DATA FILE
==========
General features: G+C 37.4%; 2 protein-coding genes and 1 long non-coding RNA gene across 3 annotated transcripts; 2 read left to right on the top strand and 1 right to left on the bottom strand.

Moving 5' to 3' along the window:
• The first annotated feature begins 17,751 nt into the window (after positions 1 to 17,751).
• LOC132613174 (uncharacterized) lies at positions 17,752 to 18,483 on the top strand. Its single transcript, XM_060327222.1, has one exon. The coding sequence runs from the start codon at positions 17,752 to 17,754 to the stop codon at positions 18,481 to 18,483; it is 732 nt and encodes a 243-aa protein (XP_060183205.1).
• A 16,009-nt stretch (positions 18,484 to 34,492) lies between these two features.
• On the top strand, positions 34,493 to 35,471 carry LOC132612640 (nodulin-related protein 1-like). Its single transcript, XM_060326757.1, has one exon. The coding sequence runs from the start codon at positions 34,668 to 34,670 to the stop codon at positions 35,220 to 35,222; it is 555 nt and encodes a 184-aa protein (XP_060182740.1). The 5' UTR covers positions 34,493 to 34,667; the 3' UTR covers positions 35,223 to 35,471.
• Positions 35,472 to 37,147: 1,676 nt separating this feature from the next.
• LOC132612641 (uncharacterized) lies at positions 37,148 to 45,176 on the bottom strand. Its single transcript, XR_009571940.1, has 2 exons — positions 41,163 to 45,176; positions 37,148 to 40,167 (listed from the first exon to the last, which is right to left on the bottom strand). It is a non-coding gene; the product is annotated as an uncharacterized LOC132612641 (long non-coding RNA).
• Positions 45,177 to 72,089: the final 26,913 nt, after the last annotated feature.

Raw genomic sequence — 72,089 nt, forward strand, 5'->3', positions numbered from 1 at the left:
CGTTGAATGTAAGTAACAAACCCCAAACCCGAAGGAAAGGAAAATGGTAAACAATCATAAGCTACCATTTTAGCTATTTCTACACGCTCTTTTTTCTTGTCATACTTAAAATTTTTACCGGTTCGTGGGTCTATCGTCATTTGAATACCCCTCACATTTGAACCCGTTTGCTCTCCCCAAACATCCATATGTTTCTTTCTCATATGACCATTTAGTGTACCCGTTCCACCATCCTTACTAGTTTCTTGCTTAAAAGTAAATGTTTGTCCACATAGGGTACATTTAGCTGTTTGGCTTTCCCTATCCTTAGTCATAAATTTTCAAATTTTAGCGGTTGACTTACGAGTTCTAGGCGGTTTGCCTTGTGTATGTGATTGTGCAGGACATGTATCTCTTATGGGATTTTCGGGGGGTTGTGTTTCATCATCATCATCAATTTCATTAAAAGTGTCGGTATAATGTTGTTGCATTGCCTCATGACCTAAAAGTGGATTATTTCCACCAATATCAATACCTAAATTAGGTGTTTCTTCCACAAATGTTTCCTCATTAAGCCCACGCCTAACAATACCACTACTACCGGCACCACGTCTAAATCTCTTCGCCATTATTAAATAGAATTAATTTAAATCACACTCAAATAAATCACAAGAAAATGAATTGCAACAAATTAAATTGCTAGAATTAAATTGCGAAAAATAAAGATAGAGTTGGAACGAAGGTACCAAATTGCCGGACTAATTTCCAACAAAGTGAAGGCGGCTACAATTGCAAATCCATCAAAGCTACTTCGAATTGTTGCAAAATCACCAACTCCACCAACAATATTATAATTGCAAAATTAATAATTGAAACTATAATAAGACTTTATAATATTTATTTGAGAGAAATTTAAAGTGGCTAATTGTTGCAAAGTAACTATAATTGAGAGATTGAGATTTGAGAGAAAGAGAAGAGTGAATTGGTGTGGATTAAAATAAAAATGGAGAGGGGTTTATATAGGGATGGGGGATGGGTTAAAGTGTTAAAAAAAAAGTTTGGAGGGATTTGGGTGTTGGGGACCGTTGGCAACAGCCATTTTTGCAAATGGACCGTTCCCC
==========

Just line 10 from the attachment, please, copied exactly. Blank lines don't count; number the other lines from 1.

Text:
Raw genomic sequence — 72,089 nt, forward strand, 5'->3', positions numbered from 1 at the left: